WASHINGTON — An industrial chemical that led to the nationwide recall of more than 100 brands of cat and dog food has turned up in a second pet food ingredient imported from China.
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The discovery expands the monthlong cascade of recalls to include more brands and varieties of pet foods and treats tainted by the chemical.
“This has exposed that the safety standards for pet foods are not in place in any significant way and the kind of drumbeat, day after day, of recalls has shaken consumers’ confidence in the pet food industry’s adherence to food safety standards,” said Wayne Pacelle, president and chief executive officer of the Humane Society of the United States.
The chemical, melamine, is believed to have contaminated rice protein concentrate used to make a variety of Natural Balance Pet Foods products for both dogs and cats, the Food and Drug Administration said Wednesday.
The FDA has there is no evidence so far to suggest any of the rice protein went to companies that make human food, said Michael Rogers, director of the agency’s division of field investigations. But the FDA has not accounted for all the imported ingredient.
Previously, the chemical was found to contaminate wheat gluten used by at least six other pet food and treat manufacturers.
Both ingredients were imported from China, though by different companies and from different manufacturers.
The FDA on Wednesday began reviewing and sampling all rice protein concentrate imported from China, much as the agency has been doing for wheat gluten, Rogers said.
A lawmaker said Wednesday the Chinese have refused to grant visas to FDA inspectors seeking to visit the plants where the ingredients were made. An FDA spokesman later said the visas were not refused but that the agency had not received the necessary invitation letter to get visas.
“It troubles me greatly the Chinese are making it more difficult to understand what led to this pet food crisis,” Sen. Dick Durbin, D-Ill., told The Associated Press after meeting with the FDA commissioner, Dr. Andrew von Eschenbach.
A message left Wednesday with the Chinese Embassy in Washington was not immediately returned.
Natural Balance announces recall
Natural Balance said it was recalling all its Venison and Brown Rice canned and bagged dog foods, its Venison and Brown Rice dog treats and its Venison and Green Pea dry cat food.
The recalls now include products made by at least seven companies and sold under more than 100 brands.
The Pacoima, Calif., company said recent laboratory tests showed its recalled products contain melamine. Natural Balance believes the source of the contaminant was rice protein concentrate, which the company recently added to the dry venison formulas.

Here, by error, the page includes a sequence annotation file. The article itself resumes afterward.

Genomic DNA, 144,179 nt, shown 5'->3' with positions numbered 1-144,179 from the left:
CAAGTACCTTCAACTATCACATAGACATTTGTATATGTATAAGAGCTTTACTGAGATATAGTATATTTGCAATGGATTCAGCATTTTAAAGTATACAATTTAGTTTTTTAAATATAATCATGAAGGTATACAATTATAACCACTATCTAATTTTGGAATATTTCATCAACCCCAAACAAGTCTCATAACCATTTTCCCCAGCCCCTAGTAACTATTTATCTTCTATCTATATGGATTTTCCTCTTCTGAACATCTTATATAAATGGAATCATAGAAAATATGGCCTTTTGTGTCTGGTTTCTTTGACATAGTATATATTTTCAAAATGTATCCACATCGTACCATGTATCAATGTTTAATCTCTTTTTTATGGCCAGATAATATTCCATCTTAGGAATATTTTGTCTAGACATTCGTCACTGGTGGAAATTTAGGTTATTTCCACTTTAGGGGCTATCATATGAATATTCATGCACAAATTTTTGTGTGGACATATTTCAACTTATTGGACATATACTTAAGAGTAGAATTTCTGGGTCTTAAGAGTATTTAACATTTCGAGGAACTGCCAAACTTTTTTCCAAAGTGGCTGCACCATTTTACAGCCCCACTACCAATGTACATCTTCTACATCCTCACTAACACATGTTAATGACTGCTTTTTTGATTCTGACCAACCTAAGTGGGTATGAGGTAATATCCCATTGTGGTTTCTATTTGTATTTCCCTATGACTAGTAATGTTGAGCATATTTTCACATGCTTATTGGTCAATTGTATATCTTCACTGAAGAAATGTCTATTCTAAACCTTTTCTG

A San Francisco company, Wilbur-Ellis Co., began importing the ingredient in July from a Chinese company, Futian Biology Technology Co. Ltd., according to Wilbur-Ellis president and chief executive John Thacher.
It resold the ingredient to five pet food manufacturers, including Diamond Pet Foods Inc. of Meta, Mo. Diamond manufactured the dry dog and cat foods recalled by Natural Balance, Diamond Pet Foods spokesman Jim Fallon said.
Thacher declined to identify his company’s other four customers, except to say two tested the ingredient and found no melamine. Wilbur-Ellis has not heard from the other two, both of whom received limited amounts of the ingredient, Thacher said.
The FDA’s tests detected melamine in a rice protein sample; the agency would not disclose the sample’s origin.
The source of the melamine remains unclear. It may have contaminated the rice protein through the reuse of dirty bags used to ship the products.
Shipment was isolated
Thacher said an April 4 delivery from Futian Biology included 146 1-ton bags of rice protein concentrate. All were white except for a single pink bag, which was stenciled “melamine.”
Wilbur-Ellis isolated the entire shipment at a Portland, Ore. warehouse and sent out samples for testing. The pink bag’s contents tested positive for melamine while the two white bags tested were negative, Thacher said.
Futian Biology later told Wilbur-Ellis that a damaged bag was replaced with a clean one, Thacher said. The company then “certified the product was all fine,” he added.
The Las Vegas importer of the contaminated Chinese wheat gluten, ChemNutra Inc., that led to the original pet food recall has suggested that spiking a product with melamine can make it to appear to be richer in protein during tests, thus increasing its value.
ChemNutra also imported rice protein concentrate from China, though from another source. Spokesman Steve Stern said the company is testing those shipments.
The recalls began March 16 when Menu Foods recalled 60 million cans of dog and cat food after the deaths of 16 pets, mostly cats, that had eaten its products. The FDA said tests indicated the food was contaminated with melamine, which is used in making plastics and other industrial processes.
Five other companies later recalled pet products also made with wheat gluten tainted by the chemical. The FDA has since blocked Chinese imports of wheat gluten.
Menu Foods continues to add more varieties to its recall list. Menu Foods spokesman Sam Bornstein did not know if the Streetsville, Ontario-based company also used rice protein concentrate as an ingredient in its pet foods, sold under more than 100 different major and store brands.
A House committee is holding a food safety hearing Tuesday and is expected to discuss the pet food recall.
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